Armchair Musher: A Bit About Dogs

Monday, February 10, 2020

From time to time during this process, & likely during my time on trail as well, my tiredness begins to inform my perception in curious ways. Our two kids have mounted a full-on assault on our ability to sleep for the past half of a year, & consequently, the smallest of biological processes appear miraculous to me: sleeping for more than three hours, eating a meal without interruption, drinking water from a tap for the first time in ten years. & then I watch our friends rolling into checkpoints with their dogs after days out in the wilderness. Questions barrage them, a beehive of details for them to parse & splice & analyze in a language grown slow on their tongues all these hours. In the end, here are the things that are of utmost importance to the dogs & the humans: sleep, food, water. That’s it.

I think this is perhaps one of the central draws of the sport in general & something exemplified by its pursuit down such long & meandering dreamscapes as the Quest provides—it is something entirely absent of dissembling. It functions strictly when handled honestly, & it otherwise falters or stumbles or seems heavy-handedly & unnecessarily ornamented.

Driving this, of course, are the dogs themselves. There is no lying to a dog. You can try, but you will be met with a Medusa-like stare that finds the most immediate pathways to whatever part of the brain it is that regulates shame. You will, if you are halfway decent as a human being, hate yourself the moment you make any such attempt. Dogs require earnestness, purity & unsullied interaction. They demand complicity, empathy, respect, straightforwardness. They will take you at your word only if its syllables were forged somewhere in a crucible between head & heart. I think of every movie or book or show that ever featured a stranger in a strange land kneeling before the despot & offering up some truncated greeting in a foreign tongue that will be measured for a gravid beat before it meets a response. Dogs learn to trust you only when you present something trustworthy, & as such they are an incredible barometer of a human’s value & worth. If a dog does not like you, I likely will not like you either. If I trust them with my life on the banks of a massive river, poised on top of Eagle Summit, over tenuous ice or in overflow to my waist, I will trust their judgment on damn near everything else.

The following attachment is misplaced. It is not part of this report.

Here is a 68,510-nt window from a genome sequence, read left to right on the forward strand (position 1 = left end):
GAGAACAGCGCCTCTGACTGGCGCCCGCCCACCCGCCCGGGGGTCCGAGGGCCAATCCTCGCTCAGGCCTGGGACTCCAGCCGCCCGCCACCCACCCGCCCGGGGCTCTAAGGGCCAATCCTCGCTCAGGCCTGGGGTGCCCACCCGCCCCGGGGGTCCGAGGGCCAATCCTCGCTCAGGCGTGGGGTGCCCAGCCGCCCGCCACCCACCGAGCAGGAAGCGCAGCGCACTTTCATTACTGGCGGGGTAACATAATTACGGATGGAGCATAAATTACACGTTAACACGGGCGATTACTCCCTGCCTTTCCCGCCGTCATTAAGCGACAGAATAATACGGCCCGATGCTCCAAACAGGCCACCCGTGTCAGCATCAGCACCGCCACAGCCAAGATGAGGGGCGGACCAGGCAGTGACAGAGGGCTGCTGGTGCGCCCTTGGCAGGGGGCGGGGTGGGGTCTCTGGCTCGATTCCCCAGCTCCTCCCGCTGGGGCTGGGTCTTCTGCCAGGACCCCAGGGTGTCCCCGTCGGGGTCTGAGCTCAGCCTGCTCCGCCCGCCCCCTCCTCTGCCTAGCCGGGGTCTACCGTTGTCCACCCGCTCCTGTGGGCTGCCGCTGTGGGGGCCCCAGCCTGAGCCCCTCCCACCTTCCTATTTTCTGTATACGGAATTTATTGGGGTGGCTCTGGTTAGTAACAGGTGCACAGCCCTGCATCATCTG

& so it is that we are bettered by our dog teams. When we all have adequate reason to tuck tail & turn from our fears, they inspire us instead to forge into them instead & map the contours of their outer reaches. They permit discovery by demanding its honest pursuit. If we believe in our purpose, it is because they command that belief in us. & if they command that belief, it is because our capacity to conjoin our trust & our heart & our will & our lives is founded on something that is simple & genuine & true.

Similarly, every act along the trail connotes this same stripped-down sense of that single-minded bond. A musher may answer a dozen questions from a dozen different reporters pulling into a checkpoint, but their eyes are steady on their dogs, their thoughts traveling down the trail already, their minds humming with the susurrus cutting their wake in the snow.

A strange thing happens after a race. The physical constancy of the dogs ceases because the musher is permitted to sleep a full night maybe, or take a week off from running dogs, or rejoin some of the normal activities of the civilized world. But that instinct ghosts the mushers. Every action finds unconscious preamble in reaching for a dog, in scanning the mental checklist for who has a wrist wrap on or who needs emu oil before bootying or who lay their muzzle on your chest last time you camped under the swirl of northern stars. Every slight move seems pregnant with the possibility that it will not cease for a hundred miles, every door closing behind shudders forth through the musher that attenuated need to be prepared for the trail. A few days after this race ends, watch these people try to leave their rooms. The dogs have become so richly & firmly & physically intertwined with the entire architecture of their days that the shock of sudden autonomy renders them almost helpless. The absence of the enduring fact of dogs wrests a fissure into their sense of selfhood. They are their dogteams. Absent the teams & they are a tool without a purpose, adrift in this strange new sea of people. We all ease back in at some point, but who we are, our composition as humans capable of witnessing the purity that only a dogteam can exhibit in places only a dogteam should be are changed forever. That sanctity, that honesty that compelled us all down those thousands of miles, an inviolable thing, & a compass for every step we will ever take.

The Official 2020 Yukon Quest Armchair Musher is Yukon Quest veteran Andy Pace, 2016 & 2019 finisher. You can follow Andy, along with YQ veteran Kristin Knight Pace and their family on Instagram at @heymoosekennel.

Andy Pace